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How Long Will the Georgian Miracle Last?

Articles / Rubric: Investments


How Long Will the Georgian Miracle Last?

January 2013 | Investments


How Long Will the Georgian Miracle Last?

In 2012, Georgia took 34th place out of 184 in the Index of Economic Freedom, losing one place from the previous year, while the October elections had foreign investors holding their breaths. Who is investing in Georgia’s economy and what is on Prime Minister Ivanishvili’s agenda?


The biggest investors in Georgia today are the Netherlands, the United States, and Azerbaijan. According to Gruzstat, the national statistics agency, foreign direct investments (FDI) for the first half of 2012 are $488 million, up 29% from the same period last year.

While first-quarter investments were $269.4 million, the second quarter has attracted a bit less, $219.4 million. According to Oleg Dushin, Senior Analyst for Zerich Capital Management, this is mainly because of the crisis in Europe. “The total volume of global foreign investment in the first half of 2012 declined 8%, so Georgia is looking better compared to others,” the expert notes. Nonetheless, year on year investment will inevitably decline in the third quarter and also in the fourth quarter. FDI for the year will be $1-1.2 billion (it was $1,117.2 million in 2011). In addition, Georgia took 34th place out of 184 in the Index of Economic Freedom, losing one place from the previous year.

Whereas previously investors were interested in real estate, energy, the finance sector, transportation, and processing industries, now businessmen are increasingly looking at construction and agriculture.

One of the most talked-about investments in the construction industry was the signing by American investor Donald Trump of a letter of intent at the end of September with the multinational developer Silk Road Group for construction of a residential building in Tbilisi. Now Georgian authorities hope that others will follow the famous billionaire’s example. In order to attract investors to its construction industry, the government is offering plots of land along the Black Sea coast for just $1 to developers who invest a minimum of $1.1 million. Among other benefits, investors will be exempt from sales tax and income tax for 15 years.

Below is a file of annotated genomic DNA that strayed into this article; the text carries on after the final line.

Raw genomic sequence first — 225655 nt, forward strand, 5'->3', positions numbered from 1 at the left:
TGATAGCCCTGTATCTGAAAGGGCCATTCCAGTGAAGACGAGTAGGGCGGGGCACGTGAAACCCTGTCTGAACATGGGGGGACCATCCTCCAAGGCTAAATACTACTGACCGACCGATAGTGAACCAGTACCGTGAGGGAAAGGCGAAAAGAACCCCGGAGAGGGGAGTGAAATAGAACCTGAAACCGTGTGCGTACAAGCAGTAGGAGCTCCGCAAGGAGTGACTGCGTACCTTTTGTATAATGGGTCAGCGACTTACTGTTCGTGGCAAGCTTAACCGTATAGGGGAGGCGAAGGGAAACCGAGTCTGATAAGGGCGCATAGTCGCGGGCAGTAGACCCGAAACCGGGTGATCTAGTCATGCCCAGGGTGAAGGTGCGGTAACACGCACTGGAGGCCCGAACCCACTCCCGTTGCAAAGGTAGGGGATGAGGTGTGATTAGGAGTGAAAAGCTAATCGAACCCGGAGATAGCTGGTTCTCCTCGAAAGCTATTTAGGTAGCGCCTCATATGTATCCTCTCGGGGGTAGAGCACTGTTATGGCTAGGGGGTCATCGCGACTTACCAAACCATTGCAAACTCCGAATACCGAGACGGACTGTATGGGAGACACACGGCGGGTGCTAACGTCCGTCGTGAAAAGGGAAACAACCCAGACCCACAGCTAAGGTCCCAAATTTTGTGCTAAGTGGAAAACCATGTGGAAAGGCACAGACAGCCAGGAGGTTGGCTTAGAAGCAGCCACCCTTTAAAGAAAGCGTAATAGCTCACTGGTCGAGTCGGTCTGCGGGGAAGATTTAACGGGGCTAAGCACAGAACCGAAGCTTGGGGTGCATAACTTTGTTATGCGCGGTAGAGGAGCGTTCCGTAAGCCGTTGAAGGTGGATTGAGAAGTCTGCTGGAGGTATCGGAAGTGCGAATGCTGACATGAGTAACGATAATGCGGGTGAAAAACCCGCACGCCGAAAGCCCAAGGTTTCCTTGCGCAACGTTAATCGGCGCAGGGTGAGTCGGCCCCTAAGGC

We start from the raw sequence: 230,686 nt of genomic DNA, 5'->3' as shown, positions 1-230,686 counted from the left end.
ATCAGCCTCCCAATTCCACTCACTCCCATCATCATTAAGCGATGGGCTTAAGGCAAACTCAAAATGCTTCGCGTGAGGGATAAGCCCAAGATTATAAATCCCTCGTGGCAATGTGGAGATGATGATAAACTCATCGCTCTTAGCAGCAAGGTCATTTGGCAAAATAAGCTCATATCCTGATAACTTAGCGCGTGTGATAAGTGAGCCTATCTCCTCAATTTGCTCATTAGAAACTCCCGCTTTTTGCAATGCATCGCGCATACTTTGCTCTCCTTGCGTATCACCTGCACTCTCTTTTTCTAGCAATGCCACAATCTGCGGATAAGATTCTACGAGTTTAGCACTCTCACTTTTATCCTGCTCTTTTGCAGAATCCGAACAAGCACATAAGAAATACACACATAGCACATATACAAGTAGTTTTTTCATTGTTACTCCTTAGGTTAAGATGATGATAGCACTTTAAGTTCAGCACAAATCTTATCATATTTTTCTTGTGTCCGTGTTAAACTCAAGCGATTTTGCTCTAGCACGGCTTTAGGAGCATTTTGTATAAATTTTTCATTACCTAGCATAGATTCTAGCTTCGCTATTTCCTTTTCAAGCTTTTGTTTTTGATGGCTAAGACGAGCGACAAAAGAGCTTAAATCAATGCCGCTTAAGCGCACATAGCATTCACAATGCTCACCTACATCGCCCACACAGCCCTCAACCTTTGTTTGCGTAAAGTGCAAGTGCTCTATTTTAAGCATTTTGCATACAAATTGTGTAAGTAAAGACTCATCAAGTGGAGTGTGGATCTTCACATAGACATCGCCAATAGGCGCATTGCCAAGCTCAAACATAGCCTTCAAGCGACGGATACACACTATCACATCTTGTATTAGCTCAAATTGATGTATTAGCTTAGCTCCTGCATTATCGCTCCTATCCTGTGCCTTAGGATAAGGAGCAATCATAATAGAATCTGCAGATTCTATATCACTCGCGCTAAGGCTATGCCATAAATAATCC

Such benefits from Georgia’s government have taken effect. Michael Rasmussen, the cousin of the NATO Secretary General Anders Fogh Rasmussen, announced his intention to invest in the country, in an exclusive interview with the newspaper Kviris Palitra. The investments will be in Georgia’s oil, tourism, energy, and agricultural industries, he said (Palitra Nedeli). Rasmussen noted that he hopes “the newly elected officials’ principles and ways of operating will bring success to Georgia.”

The most ambitious project is the construction of Lazika, a planned city. In December 2011, President Mikheil Saakashvili announced the project, saying it would be the second largest city after Tbilisi, with a special status and separate legislation. Over the next ten years, Georgia plans to attract private investors for Lazika who will develop the infrastructure. The city will have its own laws, but the Georgian Constitution will take precedence. In the event disputes arise, the Constitutional Court will have the final word. Experts’ opinions are mixed on this project – some say it is a utopian idea, while others are convinced of its potential.

Georgia’s new government has big plans for agriculture. The authorities are trying to interest South African Boer farmers in investing in Georgia. In April, Tbilisi held the first conference for South African farmers. As a result, the Boers are now buying land in Adjara and Kakheti.